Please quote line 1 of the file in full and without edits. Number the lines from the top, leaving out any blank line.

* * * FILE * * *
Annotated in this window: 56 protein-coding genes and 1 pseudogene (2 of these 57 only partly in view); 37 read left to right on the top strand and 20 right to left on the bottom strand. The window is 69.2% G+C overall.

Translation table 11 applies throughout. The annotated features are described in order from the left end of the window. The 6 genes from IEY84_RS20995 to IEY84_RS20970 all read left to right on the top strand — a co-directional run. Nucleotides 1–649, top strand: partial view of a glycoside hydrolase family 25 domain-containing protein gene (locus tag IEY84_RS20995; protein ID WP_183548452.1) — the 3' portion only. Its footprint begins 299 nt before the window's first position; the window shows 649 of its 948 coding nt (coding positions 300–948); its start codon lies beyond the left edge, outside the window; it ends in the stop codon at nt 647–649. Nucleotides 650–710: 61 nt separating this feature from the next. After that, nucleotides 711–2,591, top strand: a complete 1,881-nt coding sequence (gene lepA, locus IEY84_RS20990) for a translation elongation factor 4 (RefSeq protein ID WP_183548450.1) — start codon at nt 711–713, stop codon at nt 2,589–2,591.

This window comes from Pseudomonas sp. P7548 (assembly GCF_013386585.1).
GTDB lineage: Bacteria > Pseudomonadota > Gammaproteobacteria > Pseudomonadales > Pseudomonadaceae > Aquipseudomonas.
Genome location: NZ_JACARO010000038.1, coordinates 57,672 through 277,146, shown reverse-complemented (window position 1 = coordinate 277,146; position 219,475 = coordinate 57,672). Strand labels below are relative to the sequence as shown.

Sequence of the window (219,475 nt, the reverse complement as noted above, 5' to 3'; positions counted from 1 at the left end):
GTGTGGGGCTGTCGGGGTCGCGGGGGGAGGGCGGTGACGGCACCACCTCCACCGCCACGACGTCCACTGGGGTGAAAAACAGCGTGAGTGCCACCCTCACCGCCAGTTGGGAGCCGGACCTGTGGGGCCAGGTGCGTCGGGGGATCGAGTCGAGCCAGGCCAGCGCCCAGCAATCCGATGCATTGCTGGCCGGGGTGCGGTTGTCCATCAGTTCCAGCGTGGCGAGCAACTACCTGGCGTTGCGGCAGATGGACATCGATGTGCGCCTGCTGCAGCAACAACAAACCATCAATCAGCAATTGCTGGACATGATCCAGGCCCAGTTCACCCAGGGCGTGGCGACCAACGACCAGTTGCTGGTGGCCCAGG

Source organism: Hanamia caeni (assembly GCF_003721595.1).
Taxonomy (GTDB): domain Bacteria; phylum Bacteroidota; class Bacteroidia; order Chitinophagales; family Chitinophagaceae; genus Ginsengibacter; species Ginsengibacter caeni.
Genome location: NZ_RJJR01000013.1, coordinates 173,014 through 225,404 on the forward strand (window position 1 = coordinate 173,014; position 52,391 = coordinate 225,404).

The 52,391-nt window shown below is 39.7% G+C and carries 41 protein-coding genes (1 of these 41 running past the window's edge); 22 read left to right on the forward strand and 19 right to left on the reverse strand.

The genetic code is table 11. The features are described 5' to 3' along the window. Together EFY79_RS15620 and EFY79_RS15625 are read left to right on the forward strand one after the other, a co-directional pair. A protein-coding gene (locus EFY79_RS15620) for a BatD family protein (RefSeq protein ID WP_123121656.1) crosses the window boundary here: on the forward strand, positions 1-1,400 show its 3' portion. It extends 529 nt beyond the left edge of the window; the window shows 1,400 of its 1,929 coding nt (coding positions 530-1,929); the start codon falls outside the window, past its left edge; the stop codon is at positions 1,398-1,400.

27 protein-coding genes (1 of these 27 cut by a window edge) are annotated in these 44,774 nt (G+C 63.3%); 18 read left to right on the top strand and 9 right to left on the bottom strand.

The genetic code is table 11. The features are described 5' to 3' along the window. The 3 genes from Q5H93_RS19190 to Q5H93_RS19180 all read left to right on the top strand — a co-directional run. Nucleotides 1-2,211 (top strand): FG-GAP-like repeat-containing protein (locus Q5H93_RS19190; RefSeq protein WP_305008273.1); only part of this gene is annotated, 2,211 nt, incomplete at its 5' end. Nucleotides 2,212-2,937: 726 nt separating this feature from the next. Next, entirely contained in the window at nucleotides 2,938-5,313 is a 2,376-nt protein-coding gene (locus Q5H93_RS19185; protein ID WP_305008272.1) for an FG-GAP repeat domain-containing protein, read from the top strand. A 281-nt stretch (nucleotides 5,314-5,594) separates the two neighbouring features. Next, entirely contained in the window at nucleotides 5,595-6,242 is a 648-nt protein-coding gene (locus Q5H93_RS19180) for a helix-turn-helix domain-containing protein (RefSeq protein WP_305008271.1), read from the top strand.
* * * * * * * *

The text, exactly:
Annotated in this window: 56 protein-coding genes and 1 pseudogene (2 of these 57 only partly in view); 37 read left to right on the top strand and 20 right to left on the bottom strand. The window is 69.2% G+C overall.